Glucosamine and Chondroitin in the News

The New England Journal of Medicine recently published a study claiming that two popular arthritis supplements don't work. Gina Kolata of The New York Times reports that despite the $734 million Americans spent on glucosamine and chondroitin in 2004, trials revealed few results.

In the member section of his website, Dr. Fuhrman has said "I think glucosamine and chondroitin are safe and have some clinical evidence to show they are mildly helpful. So if they are helping you, great."

He is more interested in looking at the bigger picture. He says that poor diets can cause rheumatoid arthritis and similar conditions. Adopting a nutrient rich vegetable based diet offers you the chance to eradicate it. This is from Dr. Fuhrman's book Eat to Live:

Some people, especially other physicians, may be skeptical. There are so many exaggerated and false claims made in health field, especially by those selling so-called natural remedies. Nevertheless, it is wrong to underestimate the results obtainable through appropriate nutritional intervention. Even many of my patients with autoimmune illnesses (such as lupus, rheumatoid arthritis, asthma, and hyperthyrodism) are able to recover and throw away their medications.


When one of my patients who had a severe case of rheumatoid arthritis went back to her previous physician, a rheumatologist, and told him she was now well and did not require any medication, he replied, "It must just be that you are resting more." She said, "I'm not resting more. In fact, I am more active than ever because my pain is gone, and I stopped the drugs." He replied, "It's just a temporary remission; you'll be back soon with another crisis." She never went back.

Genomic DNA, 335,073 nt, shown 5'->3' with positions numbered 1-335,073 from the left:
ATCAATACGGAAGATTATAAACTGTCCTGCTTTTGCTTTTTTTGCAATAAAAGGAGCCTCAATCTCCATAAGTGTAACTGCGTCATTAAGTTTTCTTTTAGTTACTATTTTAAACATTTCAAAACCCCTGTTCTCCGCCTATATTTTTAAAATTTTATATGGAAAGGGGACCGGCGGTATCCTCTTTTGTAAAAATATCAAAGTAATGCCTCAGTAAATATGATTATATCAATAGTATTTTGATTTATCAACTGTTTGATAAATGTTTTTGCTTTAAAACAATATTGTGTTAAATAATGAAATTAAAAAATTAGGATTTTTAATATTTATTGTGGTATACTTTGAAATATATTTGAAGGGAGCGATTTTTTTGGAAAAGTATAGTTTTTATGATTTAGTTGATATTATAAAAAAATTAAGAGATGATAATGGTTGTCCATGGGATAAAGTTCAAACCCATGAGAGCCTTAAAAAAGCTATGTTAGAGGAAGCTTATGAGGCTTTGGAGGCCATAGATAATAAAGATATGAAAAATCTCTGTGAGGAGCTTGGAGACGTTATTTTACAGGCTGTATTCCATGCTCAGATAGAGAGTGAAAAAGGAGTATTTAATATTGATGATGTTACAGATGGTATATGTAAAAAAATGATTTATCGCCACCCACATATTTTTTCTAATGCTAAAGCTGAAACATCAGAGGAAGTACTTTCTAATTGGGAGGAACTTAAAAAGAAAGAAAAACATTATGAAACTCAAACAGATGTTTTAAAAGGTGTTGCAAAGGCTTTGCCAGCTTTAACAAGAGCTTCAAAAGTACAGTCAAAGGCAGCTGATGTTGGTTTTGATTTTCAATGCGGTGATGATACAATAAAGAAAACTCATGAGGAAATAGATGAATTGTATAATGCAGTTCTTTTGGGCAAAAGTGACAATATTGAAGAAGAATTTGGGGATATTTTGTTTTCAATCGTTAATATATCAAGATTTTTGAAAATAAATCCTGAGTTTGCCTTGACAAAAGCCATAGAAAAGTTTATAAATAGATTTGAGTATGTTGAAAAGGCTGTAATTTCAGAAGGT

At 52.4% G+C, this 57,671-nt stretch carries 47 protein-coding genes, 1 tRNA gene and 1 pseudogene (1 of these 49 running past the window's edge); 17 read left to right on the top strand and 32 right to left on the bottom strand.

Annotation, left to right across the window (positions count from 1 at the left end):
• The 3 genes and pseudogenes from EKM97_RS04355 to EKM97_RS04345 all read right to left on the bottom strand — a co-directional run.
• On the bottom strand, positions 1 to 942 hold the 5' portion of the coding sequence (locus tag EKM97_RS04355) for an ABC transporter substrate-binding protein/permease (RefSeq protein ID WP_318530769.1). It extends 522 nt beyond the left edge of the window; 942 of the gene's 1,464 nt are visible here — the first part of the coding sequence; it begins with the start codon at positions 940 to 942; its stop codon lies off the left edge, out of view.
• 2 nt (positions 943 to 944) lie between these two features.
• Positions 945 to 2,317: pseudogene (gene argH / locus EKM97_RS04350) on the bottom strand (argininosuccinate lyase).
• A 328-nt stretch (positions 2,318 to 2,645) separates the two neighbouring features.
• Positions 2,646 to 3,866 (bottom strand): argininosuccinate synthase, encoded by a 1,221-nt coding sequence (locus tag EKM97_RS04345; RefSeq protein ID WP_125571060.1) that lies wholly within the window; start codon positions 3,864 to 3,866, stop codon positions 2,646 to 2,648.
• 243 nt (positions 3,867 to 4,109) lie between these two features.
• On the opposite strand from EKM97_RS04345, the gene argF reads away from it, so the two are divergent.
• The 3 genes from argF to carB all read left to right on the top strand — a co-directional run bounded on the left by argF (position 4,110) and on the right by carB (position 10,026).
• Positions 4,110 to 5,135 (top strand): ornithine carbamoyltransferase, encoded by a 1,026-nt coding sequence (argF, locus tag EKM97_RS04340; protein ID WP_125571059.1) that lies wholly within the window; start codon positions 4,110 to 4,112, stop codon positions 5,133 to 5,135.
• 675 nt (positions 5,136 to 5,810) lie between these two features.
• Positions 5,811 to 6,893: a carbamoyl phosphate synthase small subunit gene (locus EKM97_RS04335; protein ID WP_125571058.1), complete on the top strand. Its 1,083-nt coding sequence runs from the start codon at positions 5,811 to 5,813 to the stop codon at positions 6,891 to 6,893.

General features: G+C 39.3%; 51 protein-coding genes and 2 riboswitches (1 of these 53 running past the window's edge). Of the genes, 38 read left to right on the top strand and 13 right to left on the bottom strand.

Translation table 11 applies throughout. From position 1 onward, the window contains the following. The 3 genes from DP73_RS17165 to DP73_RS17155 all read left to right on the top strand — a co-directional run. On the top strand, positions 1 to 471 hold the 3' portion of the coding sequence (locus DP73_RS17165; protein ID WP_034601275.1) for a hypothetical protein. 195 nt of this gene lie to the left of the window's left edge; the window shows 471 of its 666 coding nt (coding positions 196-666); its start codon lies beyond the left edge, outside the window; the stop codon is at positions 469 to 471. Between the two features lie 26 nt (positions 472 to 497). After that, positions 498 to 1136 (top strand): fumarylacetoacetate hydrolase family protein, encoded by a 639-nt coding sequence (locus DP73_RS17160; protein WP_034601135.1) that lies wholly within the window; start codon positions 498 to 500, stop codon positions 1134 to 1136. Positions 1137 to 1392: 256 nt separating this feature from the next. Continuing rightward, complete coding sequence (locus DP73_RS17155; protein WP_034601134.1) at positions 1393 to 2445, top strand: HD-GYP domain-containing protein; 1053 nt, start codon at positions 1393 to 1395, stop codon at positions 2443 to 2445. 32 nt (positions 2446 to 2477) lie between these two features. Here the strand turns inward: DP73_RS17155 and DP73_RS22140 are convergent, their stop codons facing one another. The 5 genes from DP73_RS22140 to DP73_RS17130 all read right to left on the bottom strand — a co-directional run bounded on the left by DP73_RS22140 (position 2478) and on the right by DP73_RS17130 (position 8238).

He also includes this table of diseases that can be caused by poor diet.

Dietary-Caused Illnesses with High Prevalence
acneallergiesangina
appendicitisasthmaarthritis
atherosclerosisconstipationcolonic polyps
diabetes(adult)diverticulosisesophagitis
fibromyalgiagallstonesgastritis
goutheadacheshemorrhoids
high blood pressurehypoglycemic symptomsindigestion
irritable bowel syndromekidney stoneslumbar spine syndromes
macular degenerationmusculoskeletal painosteoperosis
sexual dysfunctionstrokeuterine fibroids

The Sugar Conspiracy

If you're someone who tries to avoid eating a lot of refined sugar, you know how it lurks here, there, and everywhere. Sometimes it seems like everyone just wants you to eat cakes, cookies, and pudding all the time.

Today BoingBoing has news of a shop in Japan that's taking the game to a new level, disguising sugary desserts as fast food:

A shop in Tokyo hopes to overcome the unmasculine stigma attached to consuming sweets in public by cleverly disguising its wares as fast-food burgers and fries. The hope is that men will be willing to be seen eating elaborate cakes if they resemble savory snacks instead.

The Mamido burger, for instance, which sells for �390 ($3.25 at �120 to the dollar), is a highlight of the menu. The "bun" is actually a sponge cake, the "patty" inside is chocolate cream, and the "pickles" are kiwis. The deep-fried fish burger, meanwhile, priced at �440 ($3.70), features a banana shaped like a fish fillet in sponge cake. It is topped with "tartar sauce," which is actually fresh cream. And the gratin burger, also at �440, is a sandwich with a cream cheese and fruit filling.

It's popular too... look at them lining up in the photo at the bottom of this page.